Why Do I Hair So Much?
Written by Rachel Park from Survivor Moda
I've been struggling to write for my blog lately. Maybe it's because I finally felt like living my life after cancer.. and not just writing about it.
One part of my breast cancer journey I never anticipated struggling with so much was the hair loss, which I wrote about previously in my blog:
During my second round [of chemotherapy], I went to run my hand through my hair. Clumps came out, and I started crying. Yes, I knew this would happen. Yes, I knew it would grow back. Guess what? IT. STILL. SUCKS.
Trying to ignore my disappearing hair, I dared not comb it or mess with it too much, in fear of shaking it and having to watch more fall out. Every night, I had my boyfriend sweep the hair from the bathroom, so I would not see it in the morning. I thought maybe this would be a good opportunity to try that pixie cut I always wanted; my hairdresser whispered to me that she couldn't cut it that short — she would have to leave my hair longer on top to cover the bald patches underneath.
Nursing a combover, I still couldn't bring myself to have that Shaving Party everyone recommends you have to "take control of it." I had bought a wig in preparation, but I just wasn't ready yet. Finally, after attending a breast cancer support group in a hat and meeting fellow breast cancer survivors, I finally felt ready to face the inevitable. That night, my boyfriend shaved my head (since he has low hair, he knows his way around clippers), and I closed my eyes and cried as my remaining hair fell around me. When he finished, he kissed my head and said, "Look! We match!" 💕
The next day, I felt...FREE. It was finally done! Now, I could stop dreading watching my hair fall out. With a background in fashion, I was determined to keep my fashion sense during treatment. Wanting to look more natural, I never wore my wig. Instead, I had fun experimenting with scarves during chemo and received lots of compliments. Cancer took many things from me, but I wouldn't let it take my style!
After chemo, my hair — originally thick & straight — decided to come back finer and CURLY! My hairdresser and I kept cutting it, in hopes my "old hair" would return, but my post-chemo curls came back even worse. So we moved to Plan B: we believed if we just hung in there long enough for my hair to have some length, my new curls would eventually straighten. WRONG.
Why So Guilty?
Now, I suddenly had longer hair (yay?)...but I HATED the curls and having "just there" hair. After over a year of being patient with it, I wanted my style back! In the meantime, social media was reminding me of how many other young breast cancer survivors were just starting their journey, and how they were either 1) losing their hair, or 2) just now growing it back. As I browsed their pictures of either heartbreak/rejoice, I thought, How dare you want to cut it, after everyone else was just happy to feel that first stubble???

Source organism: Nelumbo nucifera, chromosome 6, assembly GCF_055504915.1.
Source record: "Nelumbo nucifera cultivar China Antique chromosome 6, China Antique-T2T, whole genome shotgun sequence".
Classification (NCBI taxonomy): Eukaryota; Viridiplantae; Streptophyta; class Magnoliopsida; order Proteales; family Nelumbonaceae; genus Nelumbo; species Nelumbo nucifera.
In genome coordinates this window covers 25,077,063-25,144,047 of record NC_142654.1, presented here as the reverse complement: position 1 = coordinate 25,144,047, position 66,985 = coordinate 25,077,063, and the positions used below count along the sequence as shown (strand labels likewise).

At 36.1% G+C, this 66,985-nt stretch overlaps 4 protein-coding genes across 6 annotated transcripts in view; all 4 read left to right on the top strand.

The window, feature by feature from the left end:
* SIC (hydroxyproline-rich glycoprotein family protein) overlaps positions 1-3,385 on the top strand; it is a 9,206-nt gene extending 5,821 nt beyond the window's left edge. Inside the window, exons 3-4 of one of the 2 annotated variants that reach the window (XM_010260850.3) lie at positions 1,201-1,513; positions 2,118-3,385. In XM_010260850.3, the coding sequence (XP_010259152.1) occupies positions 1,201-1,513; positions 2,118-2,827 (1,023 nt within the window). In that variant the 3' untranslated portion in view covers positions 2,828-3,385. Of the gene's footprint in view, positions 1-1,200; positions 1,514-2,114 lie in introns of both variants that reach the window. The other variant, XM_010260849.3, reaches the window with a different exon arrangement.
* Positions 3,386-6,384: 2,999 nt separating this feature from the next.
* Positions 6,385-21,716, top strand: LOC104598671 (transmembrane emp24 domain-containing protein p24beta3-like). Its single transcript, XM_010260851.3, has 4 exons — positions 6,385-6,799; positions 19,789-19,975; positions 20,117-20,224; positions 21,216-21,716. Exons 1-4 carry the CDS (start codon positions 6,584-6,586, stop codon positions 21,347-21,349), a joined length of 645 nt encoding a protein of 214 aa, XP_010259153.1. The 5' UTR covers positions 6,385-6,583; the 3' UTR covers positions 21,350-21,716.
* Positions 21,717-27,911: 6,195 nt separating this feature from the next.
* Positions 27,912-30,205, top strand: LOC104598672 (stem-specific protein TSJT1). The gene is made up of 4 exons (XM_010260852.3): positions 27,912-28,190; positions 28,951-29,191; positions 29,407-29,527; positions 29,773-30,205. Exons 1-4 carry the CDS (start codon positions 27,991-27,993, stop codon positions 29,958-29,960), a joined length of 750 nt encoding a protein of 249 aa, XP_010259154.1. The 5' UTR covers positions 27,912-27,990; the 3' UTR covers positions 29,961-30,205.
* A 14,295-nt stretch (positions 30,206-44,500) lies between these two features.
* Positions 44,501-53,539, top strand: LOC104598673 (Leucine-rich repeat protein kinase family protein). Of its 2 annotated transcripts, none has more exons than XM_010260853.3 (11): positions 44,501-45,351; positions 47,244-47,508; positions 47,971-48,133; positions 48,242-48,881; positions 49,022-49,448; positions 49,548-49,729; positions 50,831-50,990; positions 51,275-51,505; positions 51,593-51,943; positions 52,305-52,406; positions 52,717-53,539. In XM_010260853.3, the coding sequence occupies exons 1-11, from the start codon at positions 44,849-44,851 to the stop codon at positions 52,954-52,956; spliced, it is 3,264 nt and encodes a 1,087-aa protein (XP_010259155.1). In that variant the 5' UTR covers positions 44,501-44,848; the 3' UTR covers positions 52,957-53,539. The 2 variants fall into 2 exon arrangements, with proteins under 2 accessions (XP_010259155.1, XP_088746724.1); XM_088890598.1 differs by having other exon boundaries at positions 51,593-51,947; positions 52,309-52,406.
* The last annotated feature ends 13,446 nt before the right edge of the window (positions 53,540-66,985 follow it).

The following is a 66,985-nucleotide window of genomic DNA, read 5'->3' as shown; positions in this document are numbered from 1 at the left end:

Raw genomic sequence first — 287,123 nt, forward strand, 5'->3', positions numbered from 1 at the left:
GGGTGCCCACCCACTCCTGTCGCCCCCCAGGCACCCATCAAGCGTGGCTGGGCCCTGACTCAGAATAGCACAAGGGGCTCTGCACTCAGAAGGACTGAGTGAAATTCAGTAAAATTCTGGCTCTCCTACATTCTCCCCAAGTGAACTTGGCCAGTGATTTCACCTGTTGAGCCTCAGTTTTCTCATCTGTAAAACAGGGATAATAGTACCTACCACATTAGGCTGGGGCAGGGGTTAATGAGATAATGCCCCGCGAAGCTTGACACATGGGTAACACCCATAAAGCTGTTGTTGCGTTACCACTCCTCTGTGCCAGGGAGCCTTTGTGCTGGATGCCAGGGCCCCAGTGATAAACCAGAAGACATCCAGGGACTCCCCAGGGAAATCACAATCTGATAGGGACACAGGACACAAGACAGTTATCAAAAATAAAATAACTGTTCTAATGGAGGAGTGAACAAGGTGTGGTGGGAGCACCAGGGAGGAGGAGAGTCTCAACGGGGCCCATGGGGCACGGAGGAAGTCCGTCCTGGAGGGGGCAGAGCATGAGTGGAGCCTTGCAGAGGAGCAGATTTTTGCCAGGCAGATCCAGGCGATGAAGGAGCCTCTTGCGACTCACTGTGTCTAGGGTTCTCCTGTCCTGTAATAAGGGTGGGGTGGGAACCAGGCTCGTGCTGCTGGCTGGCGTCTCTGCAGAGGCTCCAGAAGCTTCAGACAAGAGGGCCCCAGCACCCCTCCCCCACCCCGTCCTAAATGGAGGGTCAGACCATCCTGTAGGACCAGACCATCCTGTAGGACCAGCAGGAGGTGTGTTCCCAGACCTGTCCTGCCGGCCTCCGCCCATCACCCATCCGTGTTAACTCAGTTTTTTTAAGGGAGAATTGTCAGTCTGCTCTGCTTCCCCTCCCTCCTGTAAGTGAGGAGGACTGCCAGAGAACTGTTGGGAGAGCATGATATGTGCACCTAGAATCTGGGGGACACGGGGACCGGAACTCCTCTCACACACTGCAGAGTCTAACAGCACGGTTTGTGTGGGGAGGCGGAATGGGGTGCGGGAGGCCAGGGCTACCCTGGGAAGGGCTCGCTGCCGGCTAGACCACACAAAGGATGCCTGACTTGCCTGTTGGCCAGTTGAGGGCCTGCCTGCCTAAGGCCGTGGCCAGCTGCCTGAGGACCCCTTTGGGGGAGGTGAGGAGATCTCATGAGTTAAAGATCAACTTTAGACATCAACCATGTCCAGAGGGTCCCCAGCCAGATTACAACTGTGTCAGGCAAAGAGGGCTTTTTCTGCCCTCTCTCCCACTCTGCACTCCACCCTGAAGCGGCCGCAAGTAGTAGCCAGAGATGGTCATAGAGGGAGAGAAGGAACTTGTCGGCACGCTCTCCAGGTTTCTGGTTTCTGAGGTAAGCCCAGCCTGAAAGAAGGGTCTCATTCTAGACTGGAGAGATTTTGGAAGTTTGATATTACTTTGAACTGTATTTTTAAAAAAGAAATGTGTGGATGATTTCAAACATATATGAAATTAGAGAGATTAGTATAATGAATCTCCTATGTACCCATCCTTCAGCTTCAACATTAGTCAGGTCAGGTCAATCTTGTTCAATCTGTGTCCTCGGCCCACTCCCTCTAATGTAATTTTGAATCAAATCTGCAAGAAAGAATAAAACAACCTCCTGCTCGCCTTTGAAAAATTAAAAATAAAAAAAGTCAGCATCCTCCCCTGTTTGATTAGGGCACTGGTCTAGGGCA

What I didn't expect was the massive cloud of guilt (beautifully written about here by the amazing Suleika Jaouad) that constantly shadows me as a cancer survivor. Recently, I celebrated being over two-and-a-half years cancer-free — including being told by my surgeons that I could now see them once a year instead of every six months! (I will continue to see my oncologist every three months for awhile, so I am not totally free.) My boyfriend surprised me with an amazing steak dinner (exciting now that I can actually taste it after chemo!) and a champagne toast to celebrate our AMAZING news!
The very next day, a fellow triple-negative breast cancer survivor sister, who is younger than me but had already became metastatic (Stage IV), had a brain MRI and found her cancer had returned. Goddammit, cancer. Thanks for reminding me I could never NOT worry about you.
In the afterglow of my celebration, I suddenly felt guilty again. Whether it was for wanting to cut my hair while so many are just happy to have ANY; for being cancer-free while so many of my survivor sisters still struggle; or for my own mother and boyfriend who had to put their lives on hold to take care of me during cancer, the guilt lingers long after treatment ends.
Not All Ra-Ra's and Ribbons
I frequently say this line to people. During cancer, everyone tells you "how strong" and "how brave" you are. When really, all we want to do inside is curl up into a ball...but we CAN'T, because there's way too much to do! All we are thinking is, Gotta get through this treatment to get to the next one to get to the finish line. We aren't trying to seem brave nor inspire you; we are just trying to SURVIVE. What other choice do we have??
I've often written about how the hardest stage of cancer is the post-treatment one. And while I have shared my survivor story so publicly in order to give a face & a voice to young breast cancer, I struggle to find the place + space to feel my uncertainties as I navigate my OWN personal breast cancer journey.
I finally did get that haircut...shortly after becoming ENGAGED to my AMAZING boyfriend who not only shaved my head, but he stood by my side — literally & figuratively! — during cancer and beyond.
(There is something so sweet about becoming engaged AFTER cancer; that whole "in sickness and in health" part isn't really a question. ❤️)